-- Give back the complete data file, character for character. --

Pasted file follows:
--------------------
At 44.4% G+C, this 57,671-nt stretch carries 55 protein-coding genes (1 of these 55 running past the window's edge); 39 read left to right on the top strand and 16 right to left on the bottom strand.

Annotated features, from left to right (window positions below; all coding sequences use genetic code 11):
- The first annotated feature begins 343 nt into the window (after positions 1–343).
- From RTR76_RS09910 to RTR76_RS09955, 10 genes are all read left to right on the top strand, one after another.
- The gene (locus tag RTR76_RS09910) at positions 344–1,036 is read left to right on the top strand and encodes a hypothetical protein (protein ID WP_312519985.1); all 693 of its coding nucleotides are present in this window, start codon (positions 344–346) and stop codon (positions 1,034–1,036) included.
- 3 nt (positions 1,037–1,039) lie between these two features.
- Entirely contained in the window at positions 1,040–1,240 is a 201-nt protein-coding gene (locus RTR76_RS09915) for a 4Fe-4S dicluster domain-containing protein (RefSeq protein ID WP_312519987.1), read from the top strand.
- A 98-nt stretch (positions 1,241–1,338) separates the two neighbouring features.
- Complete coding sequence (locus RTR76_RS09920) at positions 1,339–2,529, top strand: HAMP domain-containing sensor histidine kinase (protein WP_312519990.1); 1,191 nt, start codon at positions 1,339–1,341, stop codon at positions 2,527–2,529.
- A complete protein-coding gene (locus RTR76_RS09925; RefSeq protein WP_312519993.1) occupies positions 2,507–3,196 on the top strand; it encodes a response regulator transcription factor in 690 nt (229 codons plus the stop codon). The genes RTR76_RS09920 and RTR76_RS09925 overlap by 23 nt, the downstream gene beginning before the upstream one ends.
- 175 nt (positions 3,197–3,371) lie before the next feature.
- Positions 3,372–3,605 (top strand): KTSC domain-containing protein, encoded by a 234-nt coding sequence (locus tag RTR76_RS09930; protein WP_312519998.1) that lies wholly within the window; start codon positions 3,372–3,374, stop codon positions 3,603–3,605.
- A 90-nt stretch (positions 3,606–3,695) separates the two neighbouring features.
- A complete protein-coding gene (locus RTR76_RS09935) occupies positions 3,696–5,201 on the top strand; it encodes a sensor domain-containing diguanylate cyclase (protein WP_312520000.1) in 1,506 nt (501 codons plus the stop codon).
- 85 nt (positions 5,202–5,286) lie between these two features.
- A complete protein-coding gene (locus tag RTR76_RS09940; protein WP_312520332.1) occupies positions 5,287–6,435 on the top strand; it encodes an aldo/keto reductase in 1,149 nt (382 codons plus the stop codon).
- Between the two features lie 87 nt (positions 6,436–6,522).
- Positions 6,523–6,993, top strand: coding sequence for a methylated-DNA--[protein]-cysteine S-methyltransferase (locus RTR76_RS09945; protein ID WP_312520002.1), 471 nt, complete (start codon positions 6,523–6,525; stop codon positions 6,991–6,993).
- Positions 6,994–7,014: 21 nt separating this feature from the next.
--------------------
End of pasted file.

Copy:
At 44.4% G+C, this 57,671-nt stretch carries 55 protein-coding genes (1 of these 55 running past the window's edge); 39 read left to right on the top strand and 16 right to left on the bottom strand.

Annotated features, from left to right (window positions below; all coding sequences use genetic code 11):
- The first annotated feature begins 343 nt into the window (after positions 1–343).
- From RTR76_RS09910 to RTR76_RS09955, 10 genes are all read left to right on the top strand, one after another.
- The gene (locus tag RTR76_RS09910) at positions 344–1,036 is read left to right on the top strand and encodes a hypothetical protein (protein ID WP_312519985.1); all 693 of its coding nucleotides are present in this window, start codon (positions 344–346) and stop codon (positions 1,034–1,036) included.
- 3 nt (positions 1,037–1,039) lie between these two features.
- Entirely contained in the window at positions 1,040–1,240 is a 201-nt protein-coding gene (locus RTR76_RS09915) for a 4Fe-4S dicluster domain-containing protein (RefSeq protein ID WP_312519987.1), read from the top strand.
- A 98-nt stretch (positions 1,241–1,338) separates the two neighbouring features.
- Complete coding sequence (locus RTR76_RS09920) at positions 1,339–2,529, top strand: HAMP domain-containing sensor histidine kinase (protein WP_312519990.1); 1,191 nt, start codon at positions 1,339–1,341, stop codon at positions 2,527–2,529.
- A complete protein-coding gene (locus RTR76_RS09925; RefSeq protein WP_312519993.1) occupies positions 2,507–3,196 on the top strand; it encodes a response regulator transcription factor in 690 nt (229 codons plus the stop codon). The genes RTR76_RS09920 and RTR76_RS09925 overlap by 23 nt, the downstream gene beginning before the upstream one ends.
- 175 nt (positions 3,197–3,371) lie before the next feature.
- Positions 3,372–3,605 (top strand): KTSC domain-containing protein, encoded by a 234-nt coding sequence (locus tag RTR76_RS09930; protein WP_312519998.1) that lies wholly within the window; start codon positions 3,372–3,374, stop codon positions 3,603–3,605.
- A 90-nt stretch (positions 3,606–3,695) separates the two neighbouring features.
- A complete protein-coding gene (locus RTR76_RS09935) occupies positions 3,696–5,201 on the top strand; it encodes a sensor domain-containing diguanylate cyclase (protein WP_312520000.1) in 1,506 nt (501 codons plus the stop codon).
- 85 nt (positions 5,202–5,286) lie between these two features.
- A complete protein-coding gene (locus tag RTR76_RS09940; protein WP_312520332.1) occupies positions 5,287–6,435 on the top strand; it encodes an aldo/keto reductase in 1,149 nt (382 codons plus the stop codon).
- Between the two features lie 87 nt (positions 6,436–6,522).
- Positions 6,523–6,993, top strand: coding sequence for a methylated-DNA--[protein]-cysteine S-methyltransferase (locus RTR76_RS09945; protein ID WP_312520002.1), 471 nt, complete (start codon positions 6,523–6,525; stop codon positions 6,991–6,993).
- Positions 6,994–7,014: 21 nt separating this feature from the next.